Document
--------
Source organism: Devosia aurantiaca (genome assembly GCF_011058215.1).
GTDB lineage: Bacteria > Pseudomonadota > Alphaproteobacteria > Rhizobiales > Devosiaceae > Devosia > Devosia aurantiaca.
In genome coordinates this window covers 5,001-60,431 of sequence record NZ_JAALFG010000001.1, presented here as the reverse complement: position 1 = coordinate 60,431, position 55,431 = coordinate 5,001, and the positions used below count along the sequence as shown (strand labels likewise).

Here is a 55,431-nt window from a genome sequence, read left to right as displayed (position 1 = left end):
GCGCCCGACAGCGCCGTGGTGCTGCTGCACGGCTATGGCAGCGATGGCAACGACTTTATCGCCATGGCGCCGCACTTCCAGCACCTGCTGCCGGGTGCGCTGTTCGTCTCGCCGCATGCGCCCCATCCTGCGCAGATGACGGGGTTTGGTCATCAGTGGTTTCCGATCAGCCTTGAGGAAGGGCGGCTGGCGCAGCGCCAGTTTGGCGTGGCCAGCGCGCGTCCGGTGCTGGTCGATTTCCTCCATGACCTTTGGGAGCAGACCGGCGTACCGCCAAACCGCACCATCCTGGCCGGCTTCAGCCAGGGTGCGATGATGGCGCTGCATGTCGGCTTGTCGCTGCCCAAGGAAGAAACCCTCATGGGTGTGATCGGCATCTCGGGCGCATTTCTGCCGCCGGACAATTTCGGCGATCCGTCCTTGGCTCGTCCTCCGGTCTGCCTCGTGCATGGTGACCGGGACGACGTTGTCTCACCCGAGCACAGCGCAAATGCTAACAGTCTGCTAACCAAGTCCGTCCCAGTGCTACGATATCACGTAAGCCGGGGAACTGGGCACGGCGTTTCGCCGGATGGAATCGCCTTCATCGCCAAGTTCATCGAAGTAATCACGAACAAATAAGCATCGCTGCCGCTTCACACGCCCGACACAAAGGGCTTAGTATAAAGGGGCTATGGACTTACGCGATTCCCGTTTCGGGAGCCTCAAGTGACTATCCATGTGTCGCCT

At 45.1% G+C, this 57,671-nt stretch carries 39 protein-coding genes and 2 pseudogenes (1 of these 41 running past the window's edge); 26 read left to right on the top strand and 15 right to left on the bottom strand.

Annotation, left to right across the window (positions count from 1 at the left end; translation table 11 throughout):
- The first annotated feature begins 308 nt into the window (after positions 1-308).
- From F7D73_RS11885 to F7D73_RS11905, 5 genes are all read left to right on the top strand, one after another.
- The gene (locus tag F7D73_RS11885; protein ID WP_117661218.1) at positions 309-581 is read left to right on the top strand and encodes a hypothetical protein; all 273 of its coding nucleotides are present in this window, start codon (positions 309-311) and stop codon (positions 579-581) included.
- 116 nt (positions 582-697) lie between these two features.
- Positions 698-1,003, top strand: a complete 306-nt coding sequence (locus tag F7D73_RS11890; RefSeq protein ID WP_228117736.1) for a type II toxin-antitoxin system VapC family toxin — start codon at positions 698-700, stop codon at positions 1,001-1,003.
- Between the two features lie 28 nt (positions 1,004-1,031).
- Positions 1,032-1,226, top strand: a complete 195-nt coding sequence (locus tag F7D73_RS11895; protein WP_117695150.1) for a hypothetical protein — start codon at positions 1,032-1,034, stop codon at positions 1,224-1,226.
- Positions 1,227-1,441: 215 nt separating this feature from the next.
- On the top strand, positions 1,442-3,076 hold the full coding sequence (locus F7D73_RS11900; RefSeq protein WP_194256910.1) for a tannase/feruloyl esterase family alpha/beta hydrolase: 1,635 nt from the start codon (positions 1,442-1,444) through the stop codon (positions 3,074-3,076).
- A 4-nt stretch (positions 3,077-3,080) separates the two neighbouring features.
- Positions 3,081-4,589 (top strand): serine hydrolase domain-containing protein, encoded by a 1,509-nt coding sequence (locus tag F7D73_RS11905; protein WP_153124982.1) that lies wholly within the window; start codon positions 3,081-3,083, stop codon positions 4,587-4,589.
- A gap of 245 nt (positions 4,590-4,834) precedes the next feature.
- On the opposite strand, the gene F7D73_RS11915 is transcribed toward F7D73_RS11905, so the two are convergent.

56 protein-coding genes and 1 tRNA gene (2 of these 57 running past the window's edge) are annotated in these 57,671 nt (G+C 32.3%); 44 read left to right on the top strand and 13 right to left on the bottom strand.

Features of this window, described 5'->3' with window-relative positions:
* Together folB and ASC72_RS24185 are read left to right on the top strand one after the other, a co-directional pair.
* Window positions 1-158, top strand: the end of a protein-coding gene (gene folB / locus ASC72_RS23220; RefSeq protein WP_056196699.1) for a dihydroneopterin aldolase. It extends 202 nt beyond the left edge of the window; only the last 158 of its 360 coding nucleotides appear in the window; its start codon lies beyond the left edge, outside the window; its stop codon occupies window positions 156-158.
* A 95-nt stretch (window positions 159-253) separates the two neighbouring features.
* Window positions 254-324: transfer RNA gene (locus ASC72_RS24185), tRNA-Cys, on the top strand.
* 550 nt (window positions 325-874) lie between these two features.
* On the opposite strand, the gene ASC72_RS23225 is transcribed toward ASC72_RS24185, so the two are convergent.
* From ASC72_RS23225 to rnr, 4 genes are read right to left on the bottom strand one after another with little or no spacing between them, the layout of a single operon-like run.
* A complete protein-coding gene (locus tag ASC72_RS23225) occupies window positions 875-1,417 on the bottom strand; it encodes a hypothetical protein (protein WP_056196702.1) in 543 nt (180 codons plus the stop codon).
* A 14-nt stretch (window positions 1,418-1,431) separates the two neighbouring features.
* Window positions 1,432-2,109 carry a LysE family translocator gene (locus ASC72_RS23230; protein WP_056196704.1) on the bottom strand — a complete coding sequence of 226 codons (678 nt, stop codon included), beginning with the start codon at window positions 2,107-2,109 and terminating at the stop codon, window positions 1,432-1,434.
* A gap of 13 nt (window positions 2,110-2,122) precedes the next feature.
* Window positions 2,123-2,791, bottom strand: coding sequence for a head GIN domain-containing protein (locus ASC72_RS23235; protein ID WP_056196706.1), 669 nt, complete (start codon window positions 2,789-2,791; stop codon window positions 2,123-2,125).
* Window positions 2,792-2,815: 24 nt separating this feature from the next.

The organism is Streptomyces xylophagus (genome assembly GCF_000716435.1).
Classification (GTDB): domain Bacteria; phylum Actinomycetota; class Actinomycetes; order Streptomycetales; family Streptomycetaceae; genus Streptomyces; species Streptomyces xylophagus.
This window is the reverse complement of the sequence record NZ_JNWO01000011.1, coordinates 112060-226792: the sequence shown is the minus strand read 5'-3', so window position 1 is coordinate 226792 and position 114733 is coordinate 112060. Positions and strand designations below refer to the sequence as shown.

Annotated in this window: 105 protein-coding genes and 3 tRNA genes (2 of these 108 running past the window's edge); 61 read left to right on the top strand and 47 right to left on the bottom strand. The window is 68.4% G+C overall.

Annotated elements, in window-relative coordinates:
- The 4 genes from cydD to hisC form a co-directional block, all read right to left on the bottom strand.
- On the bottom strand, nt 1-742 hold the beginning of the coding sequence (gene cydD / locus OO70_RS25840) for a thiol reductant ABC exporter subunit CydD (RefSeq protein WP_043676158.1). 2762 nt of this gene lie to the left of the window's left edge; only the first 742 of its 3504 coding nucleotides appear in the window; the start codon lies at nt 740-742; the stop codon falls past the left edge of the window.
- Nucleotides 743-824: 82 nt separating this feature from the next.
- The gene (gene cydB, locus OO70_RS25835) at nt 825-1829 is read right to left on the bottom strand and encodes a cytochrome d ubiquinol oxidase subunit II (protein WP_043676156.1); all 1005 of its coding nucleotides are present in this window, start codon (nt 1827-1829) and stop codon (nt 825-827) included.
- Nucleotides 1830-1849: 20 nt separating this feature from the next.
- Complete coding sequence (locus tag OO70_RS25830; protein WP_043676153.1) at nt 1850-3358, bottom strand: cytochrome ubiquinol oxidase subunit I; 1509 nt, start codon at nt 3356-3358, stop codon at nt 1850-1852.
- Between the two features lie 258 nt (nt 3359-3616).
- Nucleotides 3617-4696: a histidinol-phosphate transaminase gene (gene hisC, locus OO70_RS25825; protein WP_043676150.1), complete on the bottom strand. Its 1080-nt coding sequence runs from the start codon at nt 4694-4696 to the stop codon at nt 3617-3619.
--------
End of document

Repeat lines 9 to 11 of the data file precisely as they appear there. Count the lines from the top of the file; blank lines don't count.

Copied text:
- From F7D73_RS11885 to F7D73_RS11905, 5 genes are all read left to right on the top strand, one after another.
- The gene (locus tag F7D73_RS11885; protein ID WP_117661218.1) at positions 309-581 is read left to right on the top strand and encodes a hypothetical protein; all 273 of its coding nucleotides are present in this window, start codon (positions 309-311) and stop codon (positions 579-581) included.
- 116 nt (positions 582-697) lie between these two features.